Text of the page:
The Schoolhouse Blizzard of 1888

February 16, 2023 // Article by: Shawn McGarrity

Weather forecasting has come a long way in the century or so since modern forecasting has emerged. These forecasts, even if the lead time is only a few hours, can allow for decisions to be made that can save lives. Unfortunately, early weather forecasting was limited, especially in its earliest form. Even though the study of meteorology took off substantially in the late 19th century, weather forecasting and public communication was still minimal and led to instances of widespread loss of life.

One such disaster was a blizzard that caught many communities in the Great Plains off guard on January 12, 1888. While the blizzard itself certainly had quite an impact, what proved most deadly was the significant drop in temperatures. When all was said and done, 235 people were dead, many of whom were school children who had been caught in the storm after school was let out.

The Storm 

A strengthening low pressure system descended south from Alberta, Canada on January 11–the day before the tragic event. In their forecast, the Weather Bureau (the predecessor of the National Weather Service) mentioned how the cold wave was expected to push into the northern plains overnight on the 12th, with heavily drifting snow coinciding with it. Moisture for the impending blizzard would come from the Gulf of Mexico, with the advancing cold wave providing the bitter Arctic temperatures.


Surface map of the Central U.S. the morning after the event.

Ahead of the low, temperatures warmed considerably across the Central Plains, increasing some 20 - 40 degrees in the matter of one day's time. In Omaha, for instance, temperatures had warmed from -6°F at 7am on the 11th to 28°F twenty-four hours later. On the morning of the 12th, a relatively milder start to the day created a false sense of safety, and many utilized the opportunity to head into town (in rural areas where towns could be miles from home) to run errands or do work.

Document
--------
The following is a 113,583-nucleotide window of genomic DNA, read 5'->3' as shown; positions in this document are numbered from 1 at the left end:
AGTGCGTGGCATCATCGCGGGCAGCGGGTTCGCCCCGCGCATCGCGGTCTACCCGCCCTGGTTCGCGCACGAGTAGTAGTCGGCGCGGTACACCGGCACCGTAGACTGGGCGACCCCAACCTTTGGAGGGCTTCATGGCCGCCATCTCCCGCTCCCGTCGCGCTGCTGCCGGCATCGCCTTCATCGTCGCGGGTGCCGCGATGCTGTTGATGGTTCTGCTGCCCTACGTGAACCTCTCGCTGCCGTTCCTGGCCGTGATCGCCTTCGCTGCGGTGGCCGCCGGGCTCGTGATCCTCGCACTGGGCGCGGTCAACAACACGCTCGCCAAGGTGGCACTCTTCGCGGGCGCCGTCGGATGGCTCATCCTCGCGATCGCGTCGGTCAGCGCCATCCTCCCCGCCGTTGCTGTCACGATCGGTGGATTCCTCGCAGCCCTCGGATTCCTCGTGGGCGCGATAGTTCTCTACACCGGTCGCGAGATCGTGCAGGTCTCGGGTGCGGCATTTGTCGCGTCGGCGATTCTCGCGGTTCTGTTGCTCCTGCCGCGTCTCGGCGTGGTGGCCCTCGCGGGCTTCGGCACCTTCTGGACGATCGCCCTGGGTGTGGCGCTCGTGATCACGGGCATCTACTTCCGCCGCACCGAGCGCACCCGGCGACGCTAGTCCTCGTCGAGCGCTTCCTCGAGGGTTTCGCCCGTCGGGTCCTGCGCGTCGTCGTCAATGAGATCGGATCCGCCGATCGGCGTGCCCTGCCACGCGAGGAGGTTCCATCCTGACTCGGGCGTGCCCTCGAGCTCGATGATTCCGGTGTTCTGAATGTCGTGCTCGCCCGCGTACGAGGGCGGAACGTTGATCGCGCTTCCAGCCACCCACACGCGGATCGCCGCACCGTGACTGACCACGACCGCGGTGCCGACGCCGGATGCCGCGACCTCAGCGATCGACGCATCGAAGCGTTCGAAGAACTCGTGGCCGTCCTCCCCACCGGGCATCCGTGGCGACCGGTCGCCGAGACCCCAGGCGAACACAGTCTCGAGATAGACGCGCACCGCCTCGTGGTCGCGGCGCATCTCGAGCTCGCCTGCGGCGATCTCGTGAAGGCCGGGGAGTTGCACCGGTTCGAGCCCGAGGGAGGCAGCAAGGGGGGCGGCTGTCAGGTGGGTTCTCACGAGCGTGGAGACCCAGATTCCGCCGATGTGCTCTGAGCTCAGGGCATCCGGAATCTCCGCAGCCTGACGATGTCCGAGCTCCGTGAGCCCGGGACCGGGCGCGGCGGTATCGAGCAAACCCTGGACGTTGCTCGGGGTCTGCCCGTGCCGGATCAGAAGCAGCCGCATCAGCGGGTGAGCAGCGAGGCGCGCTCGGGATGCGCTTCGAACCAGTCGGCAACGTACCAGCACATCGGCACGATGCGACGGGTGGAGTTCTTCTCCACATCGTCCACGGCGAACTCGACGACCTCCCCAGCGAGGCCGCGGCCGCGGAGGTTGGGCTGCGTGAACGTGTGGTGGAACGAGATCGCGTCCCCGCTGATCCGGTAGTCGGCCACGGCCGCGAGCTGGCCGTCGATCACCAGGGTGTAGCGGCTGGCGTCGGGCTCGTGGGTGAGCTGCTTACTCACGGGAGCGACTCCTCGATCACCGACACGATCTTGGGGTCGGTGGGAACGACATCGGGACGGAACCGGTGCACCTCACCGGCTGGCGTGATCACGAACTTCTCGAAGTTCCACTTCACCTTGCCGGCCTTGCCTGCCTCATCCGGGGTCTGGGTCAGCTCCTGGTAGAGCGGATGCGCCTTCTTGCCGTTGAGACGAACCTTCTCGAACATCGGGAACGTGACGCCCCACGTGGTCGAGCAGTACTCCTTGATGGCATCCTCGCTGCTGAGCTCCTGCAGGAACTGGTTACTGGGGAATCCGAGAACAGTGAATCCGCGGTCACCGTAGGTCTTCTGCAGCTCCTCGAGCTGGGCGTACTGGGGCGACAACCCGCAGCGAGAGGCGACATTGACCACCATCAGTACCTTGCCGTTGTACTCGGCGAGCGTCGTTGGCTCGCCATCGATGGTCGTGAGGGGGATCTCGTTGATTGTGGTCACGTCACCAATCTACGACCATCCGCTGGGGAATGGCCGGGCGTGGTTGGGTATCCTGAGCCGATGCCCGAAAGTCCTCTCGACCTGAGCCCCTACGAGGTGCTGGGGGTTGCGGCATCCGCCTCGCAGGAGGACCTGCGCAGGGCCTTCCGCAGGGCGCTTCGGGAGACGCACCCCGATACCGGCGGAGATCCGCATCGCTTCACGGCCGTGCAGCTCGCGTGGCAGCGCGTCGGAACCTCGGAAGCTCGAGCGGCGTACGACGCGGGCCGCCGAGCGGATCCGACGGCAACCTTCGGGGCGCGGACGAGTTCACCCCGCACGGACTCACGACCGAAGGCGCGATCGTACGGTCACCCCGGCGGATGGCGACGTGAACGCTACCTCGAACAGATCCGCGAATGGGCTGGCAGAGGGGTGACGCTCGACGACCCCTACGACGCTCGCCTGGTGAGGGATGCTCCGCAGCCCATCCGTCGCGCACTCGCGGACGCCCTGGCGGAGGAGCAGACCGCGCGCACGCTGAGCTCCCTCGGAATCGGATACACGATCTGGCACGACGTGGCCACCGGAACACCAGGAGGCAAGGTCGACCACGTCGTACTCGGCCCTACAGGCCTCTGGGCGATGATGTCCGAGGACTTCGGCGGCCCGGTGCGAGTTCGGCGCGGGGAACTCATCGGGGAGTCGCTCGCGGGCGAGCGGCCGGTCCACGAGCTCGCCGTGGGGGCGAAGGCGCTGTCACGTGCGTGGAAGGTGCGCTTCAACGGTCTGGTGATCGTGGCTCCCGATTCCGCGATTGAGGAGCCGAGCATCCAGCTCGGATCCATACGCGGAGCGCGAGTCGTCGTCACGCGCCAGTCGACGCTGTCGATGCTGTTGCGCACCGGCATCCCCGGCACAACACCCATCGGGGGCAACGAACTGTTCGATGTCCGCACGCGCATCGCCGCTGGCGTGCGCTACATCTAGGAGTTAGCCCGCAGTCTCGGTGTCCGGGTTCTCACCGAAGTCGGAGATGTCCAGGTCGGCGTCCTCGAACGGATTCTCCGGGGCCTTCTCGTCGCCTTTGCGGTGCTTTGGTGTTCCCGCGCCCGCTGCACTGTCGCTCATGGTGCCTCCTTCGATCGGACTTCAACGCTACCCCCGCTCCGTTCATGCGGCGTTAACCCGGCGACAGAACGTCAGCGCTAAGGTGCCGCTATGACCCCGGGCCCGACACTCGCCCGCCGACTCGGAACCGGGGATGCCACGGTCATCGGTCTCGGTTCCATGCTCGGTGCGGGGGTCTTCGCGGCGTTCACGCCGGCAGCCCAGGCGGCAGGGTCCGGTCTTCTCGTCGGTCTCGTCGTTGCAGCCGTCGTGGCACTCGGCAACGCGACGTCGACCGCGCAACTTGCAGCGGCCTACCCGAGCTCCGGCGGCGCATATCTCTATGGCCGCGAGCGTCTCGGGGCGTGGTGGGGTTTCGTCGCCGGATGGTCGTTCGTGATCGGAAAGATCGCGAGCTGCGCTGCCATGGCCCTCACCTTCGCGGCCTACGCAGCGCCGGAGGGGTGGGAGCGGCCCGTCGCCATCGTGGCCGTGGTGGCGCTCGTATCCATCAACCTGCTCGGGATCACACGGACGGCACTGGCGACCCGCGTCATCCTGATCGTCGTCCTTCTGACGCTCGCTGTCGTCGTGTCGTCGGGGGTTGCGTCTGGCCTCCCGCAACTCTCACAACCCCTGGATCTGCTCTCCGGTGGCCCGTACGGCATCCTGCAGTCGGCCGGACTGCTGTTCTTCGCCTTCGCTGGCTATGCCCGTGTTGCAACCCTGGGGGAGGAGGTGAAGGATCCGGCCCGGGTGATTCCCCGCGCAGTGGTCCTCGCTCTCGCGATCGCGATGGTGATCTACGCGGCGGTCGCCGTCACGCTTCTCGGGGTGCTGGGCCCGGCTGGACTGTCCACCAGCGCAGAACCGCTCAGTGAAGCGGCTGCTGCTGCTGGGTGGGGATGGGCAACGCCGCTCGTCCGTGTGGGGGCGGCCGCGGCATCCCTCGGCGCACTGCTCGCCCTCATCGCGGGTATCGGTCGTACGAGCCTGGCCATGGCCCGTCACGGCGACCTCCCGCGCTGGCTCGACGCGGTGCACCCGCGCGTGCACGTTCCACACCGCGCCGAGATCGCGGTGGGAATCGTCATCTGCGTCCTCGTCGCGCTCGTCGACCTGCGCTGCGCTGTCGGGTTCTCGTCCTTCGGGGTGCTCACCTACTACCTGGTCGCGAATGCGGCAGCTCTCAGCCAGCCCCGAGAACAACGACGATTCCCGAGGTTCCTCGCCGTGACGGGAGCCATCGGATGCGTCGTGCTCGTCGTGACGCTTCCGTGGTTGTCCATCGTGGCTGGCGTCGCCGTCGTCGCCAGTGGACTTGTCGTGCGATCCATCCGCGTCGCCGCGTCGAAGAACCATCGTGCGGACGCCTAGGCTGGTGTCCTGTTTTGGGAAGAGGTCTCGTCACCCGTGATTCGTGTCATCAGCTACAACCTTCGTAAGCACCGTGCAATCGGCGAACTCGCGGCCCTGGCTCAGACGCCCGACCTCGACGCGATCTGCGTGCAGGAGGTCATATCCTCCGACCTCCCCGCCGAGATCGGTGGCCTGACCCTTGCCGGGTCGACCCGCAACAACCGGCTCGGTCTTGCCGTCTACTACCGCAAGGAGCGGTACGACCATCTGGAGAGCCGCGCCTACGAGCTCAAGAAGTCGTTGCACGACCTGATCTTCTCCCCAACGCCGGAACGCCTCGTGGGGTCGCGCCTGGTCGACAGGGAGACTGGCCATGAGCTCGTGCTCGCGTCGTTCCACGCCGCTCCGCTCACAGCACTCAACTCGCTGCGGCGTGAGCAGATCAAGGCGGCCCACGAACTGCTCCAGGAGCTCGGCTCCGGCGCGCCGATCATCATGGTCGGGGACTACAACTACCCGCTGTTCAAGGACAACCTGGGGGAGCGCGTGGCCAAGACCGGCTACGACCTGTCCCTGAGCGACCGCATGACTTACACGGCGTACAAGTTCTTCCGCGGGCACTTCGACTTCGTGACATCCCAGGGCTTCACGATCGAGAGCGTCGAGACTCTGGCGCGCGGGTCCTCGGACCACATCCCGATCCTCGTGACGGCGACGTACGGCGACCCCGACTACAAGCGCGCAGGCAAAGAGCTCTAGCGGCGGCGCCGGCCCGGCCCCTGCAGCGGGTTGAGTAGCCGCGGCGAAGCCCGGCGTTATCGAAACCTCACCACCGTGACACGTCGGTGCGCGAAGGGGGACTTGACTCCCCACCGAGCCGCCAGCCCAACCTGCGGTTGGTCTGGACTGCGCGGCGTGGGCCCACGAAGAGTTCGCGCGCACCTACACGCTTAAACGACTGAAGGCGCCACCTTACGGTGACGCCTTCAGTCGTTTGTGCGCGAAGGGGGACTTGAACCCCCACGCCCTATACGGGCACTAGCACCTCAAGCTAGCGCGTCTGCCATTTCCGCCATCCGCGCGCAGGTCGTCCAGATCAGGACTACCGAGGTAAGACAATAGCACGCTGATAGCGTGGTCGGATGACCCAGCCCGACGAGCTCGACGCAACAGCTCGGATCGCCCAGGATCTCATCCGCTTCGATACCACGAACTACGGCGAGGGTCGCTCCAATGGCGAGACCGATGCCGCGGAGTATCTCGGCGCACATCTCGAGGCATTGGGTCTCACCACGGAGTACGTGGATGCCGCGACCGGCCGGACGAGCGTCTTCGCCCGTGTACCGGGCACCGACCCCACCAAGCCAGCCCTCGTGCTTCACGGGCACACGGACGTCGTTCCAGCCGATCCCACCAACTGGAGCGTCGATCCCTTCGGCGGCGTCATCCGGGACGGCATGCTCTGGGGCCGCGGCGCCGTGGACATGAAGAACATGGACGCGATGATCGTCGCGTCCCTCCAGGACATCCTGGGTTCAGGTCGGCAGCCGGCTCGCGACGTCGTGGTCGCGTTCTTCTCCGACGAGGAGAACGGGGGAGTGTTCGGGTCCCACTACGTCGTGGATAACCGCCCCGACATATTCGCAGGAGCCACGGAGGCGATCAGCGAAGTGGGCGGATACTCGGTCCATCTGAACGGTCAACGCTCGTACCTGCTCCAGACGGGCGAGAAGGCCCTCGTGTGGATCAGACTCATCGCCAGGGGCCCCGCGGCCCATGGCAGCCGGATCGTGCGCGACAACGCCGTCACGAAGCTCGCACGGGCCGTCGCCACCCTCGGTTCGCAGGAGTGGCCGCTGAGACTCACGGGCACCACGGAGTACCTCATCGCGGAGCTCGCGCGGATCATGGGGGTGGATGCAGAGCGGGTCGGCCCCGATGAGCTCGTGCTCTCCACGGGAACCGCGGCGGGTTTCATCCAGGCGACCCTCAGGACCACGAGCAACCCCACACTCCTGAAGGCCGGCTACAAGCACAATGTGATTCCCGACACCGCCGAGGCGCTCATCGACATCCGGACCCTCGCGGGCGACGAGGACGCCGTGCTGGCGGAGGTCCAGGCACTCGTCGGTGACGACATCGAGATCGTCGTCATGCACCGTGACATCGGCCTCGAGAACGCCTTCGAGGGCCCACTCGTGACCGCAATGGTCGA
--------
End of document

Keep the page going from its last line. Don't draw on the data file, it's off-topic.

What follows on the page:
It was the rapid onset of blizzard conditions and the rush of arctic air that made the impacts of the Schoolhouse Blizzard so deadly. According to a Norwegian immigrant in Minnesota, temperatures had been warm enough that “...[it] melted snow and ice from the window until after 1pm, but that in the matter of a few hours...a dark and heavy wall [had] built up… …in a few moments, we had the severest snowstorm I had ever seen in my life with a terrible hard wind like a hurricane, snow so thick we could not see more than three steps from the door at times.” One state over, in Fargo, North Dakota, the temperature fell to -47°F with strong winds.

The onset of the blizzard, around 3 PM in parts of the North Plains, coincided with the end of the school day for many in the region. Thousands of people got caught in the storm as whiteout conditions enveloped them, many of whom were school children. In the small town of Plainview in northeastern Nebraska, a school teacher named Lois Royce was trapped in her schoolhouse when the storm set in. Royce had kept her students after class to shelter them from the building snowstorm. As the blizzard intensified around them and the mercury fell, the schoolhouse ran out of heating fuel. In an effort to save her students, Royce tried to lead them to a boarding house that sat less than 250 feet from the schoolhouse. Frigid temperatures and whiteout conditions made the short trek to safety treacherous and sadly three of the students froze to death. Royce, despite surviving the escape, had severe frostbite to her feet and had to have them amputated. Similar scenarios played out in other communities across the northern plains.

Depictions of incidents reported during the blizzard, as seen in the January 28, 1888 issue of Frank Leslie's Illustrated Newspaper

Despite the hardship, however, there were stories of survival. Two men in South Dakota saved children from a local school by tying a rope from a nearby house to the school, where they led the students to safety. Reports of similar acts of heroism were reported throughout the region which saved the lives of many who were left vulnerable to the elements. 

Now, over 130 years later, it can be easy to write off such a horrific tragedy as being a result of the times; how the limitations of the era prevented ample warning to those who would be caught in and lost in the intense blizzard. Even with advances in weather forecasting into the first quarter of the twenty-first century, such disasters can still occur. This shows how important it is for forecasters to not just aim for the best forecast possible, but also to provide context and adequate messaging so lives and property can be saved.